Considering the forbidding aspect of their new land, it is not surprising that the music of the early settlers was essentially prayer set to song. The first music published in the Colonies appeared in the 1698 edition of the Bay Psalm Book.
In the early 1700s the well-to-do imported manuscripts of music from Europe to play for dancing and concerts. In the early 1800s more people had time and money for the pursuit of culture, and the music of European courts and concert halls was widely heard, especially in the cities. By the mid- 1800s
European romantic melodies were the favorite music for the old and the young. Being played very often, they soon were very famous. Into this "sea" of romanticism sailed American first great songwriter, Stephen Foster, who became famous in the 1850s for "My Old Kentucky Home" and other "plantation songs", as he called them.
America, at last, was beginning to find a voice of its own, and Foster's melodies were sung in the minstrel shows popular in his day. With the wave of German immigration in the mid-19th century came many trained musicians who — as performers, composers, and teachers — spread an enthusiasm for romanticism and for that romantic instrument, the piano. The already growing piano business increased tremendously. One of the chief manufacturers was Henry Steinweg, a German immigrant, who changed his name to Steinway. By 1860 there were 22000 pianos in America.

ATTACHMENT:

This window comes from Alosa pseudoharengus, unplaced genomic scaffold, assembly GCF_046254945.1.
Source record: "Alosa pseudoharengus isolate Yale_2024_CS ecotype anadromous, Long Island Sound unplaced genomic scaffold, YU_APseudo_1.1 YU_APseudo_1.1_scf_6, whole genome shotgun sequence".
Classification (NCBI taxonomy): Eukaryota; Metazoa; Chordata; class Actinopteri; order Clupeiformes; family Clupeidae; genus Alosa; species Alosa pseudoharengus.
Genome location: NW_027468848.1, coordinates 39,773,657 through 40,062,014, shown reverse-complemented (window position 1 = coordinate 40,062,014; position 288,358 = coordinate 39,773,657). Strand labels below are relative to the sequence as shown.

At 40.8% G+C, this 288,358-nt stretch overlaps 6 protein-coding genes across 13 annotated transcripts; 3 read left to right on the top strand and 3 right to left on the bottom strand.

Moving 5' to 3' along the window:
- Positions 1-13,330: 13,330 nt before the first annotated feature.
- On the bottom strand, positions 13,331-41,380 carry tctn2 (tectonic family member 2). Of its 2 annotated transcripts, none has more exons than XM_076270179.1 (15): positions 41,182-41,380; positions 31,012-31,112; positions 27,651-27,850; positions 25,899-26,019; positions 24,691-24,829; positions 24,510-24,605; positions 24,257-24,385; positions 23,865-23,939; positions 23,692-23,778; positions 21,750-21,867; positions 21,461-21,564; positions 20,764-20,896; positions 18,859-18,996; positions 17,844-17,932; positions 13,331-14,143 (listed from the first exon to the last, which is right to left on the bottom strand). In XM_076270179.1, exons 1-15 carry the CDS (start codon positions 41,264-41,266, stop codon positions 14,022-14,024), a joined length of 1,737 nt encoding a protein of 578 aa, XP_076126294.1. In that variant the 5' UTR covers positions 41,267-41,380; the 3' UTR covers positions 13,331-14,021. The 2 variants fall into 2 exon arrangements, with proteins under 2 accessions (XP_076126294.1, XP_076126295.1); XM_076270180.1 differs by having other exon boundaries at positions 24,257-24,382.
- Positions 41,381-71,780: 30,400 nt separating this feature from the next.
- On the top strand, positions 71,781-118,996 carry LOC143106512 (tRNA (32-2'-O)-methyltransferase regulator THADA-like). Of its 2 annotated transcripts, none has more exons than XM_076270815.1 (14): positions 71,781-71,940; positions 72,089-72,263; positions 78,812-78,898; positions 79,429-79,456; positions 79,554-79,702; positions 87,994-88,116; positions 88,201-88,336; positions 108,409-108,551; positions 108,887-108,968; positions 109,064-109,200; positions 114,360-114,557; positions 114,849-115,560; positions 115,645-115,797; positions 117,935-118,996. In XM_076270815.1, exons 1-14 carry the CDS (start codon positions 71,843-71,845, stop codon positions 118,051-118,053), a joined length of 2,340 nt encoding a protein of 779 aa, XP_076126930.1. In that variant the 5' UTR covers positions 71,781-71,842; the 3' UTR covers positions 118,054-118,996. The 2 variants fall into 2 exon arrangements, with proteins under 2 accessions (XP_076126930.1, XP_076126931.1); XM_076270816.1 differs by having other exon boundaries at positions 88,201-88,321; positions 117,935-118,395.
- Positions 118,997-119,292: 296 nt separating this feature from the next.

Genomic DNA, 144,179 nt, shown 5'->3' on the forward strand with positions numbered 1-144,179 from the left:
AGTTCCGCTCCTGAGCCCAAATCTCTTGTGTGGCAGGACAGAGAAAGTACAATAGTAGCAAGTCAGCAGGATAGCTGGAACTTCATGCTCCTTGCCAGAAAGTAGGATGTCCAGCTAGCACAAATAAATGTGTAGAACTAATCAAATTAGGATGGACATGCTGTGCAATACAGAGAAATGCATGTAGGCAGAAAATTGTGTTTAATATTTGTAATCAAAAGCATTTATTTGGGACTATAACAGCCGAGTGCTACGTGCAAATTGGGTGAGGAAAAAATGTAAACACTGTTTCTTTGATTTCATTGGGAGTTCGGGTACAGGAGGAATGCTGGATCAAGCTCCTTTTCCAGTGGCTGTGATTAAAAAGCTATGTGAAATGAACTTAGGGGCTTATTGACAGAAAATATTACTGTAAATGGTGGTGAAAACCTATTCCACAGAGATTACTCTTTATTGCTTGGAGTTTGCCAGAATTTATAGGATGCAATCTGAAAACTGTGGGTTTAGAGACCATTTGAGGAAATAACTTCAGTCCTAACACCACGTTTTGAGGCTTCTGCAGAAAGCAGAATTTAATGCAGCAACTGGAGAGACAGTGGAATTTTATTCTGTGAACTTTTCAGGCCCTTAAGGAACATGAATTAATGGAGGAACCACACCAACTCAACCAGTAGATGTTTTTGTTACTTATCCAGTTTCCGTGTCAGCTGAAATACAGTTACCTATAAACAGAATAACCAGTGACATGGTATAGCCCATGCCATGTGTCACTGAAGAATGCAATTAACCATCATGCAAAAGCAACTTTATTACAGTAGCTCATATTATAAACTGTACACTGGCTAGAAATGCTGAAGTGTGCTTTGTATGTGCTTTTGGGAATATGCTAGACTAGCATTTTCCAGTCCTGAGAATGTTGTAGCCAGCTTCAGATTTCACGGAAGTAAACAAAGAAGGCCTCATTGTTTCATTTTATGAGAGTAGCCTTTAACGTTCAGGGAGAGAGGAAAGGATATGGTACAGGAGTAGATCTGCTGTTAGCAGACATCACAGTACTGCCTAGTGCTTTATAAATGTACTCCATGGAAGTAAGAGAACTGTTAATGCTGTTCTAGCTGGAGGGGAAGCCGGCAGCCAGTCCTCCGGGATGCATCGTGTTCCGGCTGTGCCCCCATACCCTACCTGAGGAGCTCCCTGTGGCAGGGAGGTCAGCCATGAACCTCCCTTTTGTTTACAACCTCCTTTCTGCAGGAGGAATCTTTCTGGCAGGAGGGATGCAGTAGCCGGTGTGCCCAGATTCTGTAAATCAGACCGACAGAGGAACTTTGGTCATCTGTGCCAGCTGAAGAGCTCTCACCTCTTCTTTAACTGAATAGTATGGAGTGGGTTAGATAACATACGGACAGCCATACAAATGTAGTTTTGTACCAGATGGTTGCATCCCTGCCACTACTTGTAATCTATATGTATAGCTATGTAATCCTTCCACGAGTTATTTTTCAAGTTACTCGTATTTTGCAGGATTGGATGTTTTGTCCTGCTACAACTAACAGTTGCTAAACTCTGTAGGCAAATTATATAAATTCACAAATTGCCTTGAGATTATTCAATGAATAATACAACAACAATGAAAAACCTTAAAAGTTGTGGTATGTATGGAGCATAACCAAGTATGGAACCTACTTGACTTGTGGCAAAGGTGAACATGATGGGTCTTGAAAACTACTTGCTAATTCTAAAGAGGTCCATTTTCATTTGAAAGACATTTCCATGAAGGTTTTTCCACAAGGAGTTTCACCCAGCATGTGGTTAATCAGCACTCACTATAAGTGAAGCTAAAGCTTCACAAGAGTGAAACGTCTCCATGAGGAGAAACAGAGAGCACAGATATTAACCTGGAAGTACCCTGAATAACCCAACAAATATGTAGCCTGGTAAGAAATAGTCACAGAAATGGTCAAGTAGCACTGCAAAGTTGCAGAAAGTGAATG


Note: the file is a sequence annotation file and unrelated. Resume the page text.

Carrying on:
The Civil War brought martial music, and this music, in its turn, accelerated the development of the bright sound of the brass band, which — with Sunday concerts in the park — became one of America's most popular musical institutions for the next half century. Enthusiasm for martial ensembles spread so rapidly that by the turn of the century more than 20000 amateur and professional brass bands were giving regular concerts in towns and villages throughout the country. At the turn of the 20th century the music most widely representative of this country was gaining a fast-growing audience.
This appealing new freewheeling sound was called jazz. Rooted in the field hollers and work songs of the plantations, levees, turpentine camps, and prisons, early jazz and the blues, firstly, music of the black, had haunting echoes of an American past. This music, in all its cultural and ethnic permutations, has perhaps done as much to create understanding and respect among all races as no other single force in American history.
The popular song, that tuneful product of Tin Pan Alley, and country Western music are two other American creations that have struck responsive chords around the world. Until the early 1900s most classical music and most of the conductors and soloists came from Europe.
Then a few American musicians, such as Charles Ives and Henry Cowell, began to create new sounds in their own way inspiring interest in contemporary music. Encouraged by outstanding schools of music, this interest has made the United States a leader in musical experimentation and innovation. Classical music composed in the US today is as American as folk music and jazz.